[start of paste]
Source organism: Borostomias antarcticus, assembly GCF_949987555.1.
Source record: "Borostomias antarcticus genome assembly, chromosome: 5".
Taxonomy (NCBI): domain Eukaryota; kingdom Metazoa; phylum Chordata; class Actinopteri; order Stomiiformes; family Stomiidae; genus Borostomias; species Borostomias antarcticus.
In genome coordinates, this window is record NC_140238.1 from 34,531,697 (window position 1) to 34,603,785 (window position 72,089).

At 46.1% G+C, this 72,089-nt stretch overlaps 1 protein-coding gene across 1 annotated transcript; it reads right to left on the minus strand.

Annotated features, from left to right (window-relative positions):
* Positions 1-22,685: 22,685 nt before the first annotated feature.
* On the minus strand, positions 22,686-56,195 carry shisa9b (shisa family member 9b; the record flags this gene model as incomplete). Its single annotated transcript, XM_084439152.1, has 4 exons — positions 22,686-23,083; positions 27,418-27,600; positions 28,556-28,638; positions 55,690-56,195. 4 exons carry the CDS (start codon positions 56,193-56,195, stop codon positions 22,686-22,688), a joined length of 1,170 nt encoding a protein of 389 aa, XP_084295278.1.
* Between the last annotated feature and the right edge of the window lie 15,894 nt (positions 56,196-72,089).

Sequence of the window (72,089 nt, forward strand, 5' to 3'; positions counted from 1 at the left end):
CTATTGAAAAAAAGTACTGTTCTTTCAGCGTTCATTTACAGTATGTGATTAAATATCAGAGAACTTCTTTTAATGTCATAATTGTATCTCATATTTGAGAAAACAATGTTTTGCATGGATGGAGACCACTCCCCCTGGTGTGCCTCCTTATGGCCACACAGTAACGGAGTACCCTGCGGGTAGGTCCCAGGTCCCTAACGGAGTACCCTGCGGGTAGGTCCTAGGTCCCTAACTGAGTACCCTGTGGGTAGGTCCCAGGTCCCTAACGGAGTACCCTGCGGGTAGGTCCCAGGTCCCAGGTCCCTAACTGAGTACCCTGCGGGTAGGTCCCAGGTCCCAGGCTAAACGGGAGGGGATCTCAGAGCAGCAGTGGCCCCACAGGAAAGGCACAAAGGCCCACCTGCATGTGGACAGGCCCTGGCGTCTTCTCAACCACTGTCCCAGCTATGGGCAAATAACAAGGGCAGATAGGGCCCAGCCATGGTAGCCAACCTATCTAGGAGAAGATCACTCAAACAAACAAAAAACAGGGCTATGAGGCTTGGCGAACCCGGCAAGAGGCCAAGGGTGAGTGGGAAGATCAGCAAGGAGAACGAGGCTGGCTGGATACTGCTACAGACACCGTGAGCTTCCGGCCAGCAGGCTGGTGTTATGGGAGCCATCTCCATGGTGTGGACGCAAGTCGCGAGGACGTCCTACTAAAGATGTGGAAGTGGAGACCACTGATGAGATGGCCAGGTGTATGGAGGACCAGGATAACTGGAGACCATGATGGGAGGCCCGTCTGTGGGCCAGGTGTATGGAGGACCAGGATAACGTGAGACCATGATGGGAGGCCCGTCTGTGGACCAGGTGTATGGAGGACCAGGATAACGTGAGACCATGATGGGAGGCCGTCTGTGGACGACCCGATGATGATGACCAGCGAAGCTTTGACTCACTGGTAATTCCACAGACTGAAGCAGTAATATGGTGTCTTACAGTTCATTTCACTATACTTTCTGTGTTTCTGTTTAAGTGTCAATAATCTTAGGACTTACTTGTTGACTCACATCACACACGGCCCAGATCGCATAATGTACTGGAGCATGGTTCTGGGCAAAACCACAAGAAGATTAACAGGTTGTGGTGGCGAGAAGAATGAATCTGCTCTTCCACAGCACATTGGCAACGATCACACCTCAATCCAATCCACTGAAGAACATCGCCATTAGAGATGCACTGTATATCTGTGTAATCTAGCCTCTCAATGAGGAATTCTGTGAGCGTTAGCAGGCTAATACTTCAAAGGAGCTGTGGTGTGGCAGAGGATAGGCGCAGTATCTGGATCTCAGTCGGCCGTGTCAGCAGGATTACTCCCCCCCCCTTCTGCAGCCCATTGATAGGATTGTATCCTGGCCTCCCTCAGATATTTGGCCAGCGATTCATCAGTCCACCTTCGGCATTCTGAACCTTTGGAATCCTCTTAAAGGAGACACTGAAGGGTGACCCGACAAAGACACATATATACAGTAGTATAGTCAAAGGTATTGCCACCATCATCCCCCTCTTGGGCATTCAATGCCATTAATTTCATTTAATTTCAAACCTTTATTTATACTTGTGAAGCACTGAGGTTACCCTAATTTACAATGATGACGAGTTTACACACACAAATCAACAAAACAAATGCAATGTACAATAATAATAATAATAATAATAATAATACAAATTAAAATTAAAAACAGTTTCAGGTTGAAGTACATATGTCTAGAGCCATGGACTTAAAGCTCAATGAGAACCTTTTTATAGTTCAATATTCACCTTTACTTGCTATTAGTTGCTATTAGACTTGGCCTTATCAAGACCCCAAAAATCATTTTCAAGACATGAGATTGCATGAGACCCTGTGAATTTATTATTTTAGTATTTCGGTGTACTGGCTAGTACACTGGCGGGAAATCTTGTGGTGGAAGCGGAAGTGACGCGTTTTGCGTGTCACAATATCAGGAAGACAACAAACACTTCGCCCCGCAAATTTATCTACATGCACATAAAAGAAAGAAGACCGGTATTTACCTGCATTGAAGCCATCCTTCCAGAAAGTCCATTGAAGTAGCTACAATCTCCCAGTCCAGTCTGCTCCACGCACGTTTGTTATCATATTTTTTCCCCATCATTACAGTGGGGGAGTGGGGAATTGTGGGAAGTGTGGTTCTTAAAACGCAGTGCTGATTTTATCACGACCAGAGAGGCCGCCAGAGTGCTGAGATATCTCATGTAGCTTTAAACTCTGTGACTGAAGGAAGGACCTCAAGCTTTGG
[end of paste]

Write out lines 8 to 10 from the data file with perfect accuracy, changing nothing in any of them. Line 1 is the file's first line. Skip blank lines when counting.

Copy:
* On the minus strand, positions 22,686-56,195 carry shisa9b (shisa family member 9b; the record flags this gene model as incomplete). Its single annotated transcript, XM_084439152.1, has 4 exons — positions 22,686-23,083; positions 27,418-27,600; positions 28,556-28,638; positions 55,690-56,195. 4 exons carry the CDS (start codon positions 56,193-56,195, stop codon positions 22,686-22,688), a joined length of 1,170 nt encoding a protein of 389 aa, XP_084295278.1.
* Between the last annotated feature and the right edge of the window lie 15,894 nt (positions 56,196-72,089).

Sequence of the window (72,089 nt, forward strand, 5' to 3'; positions counted from 1 at the left end):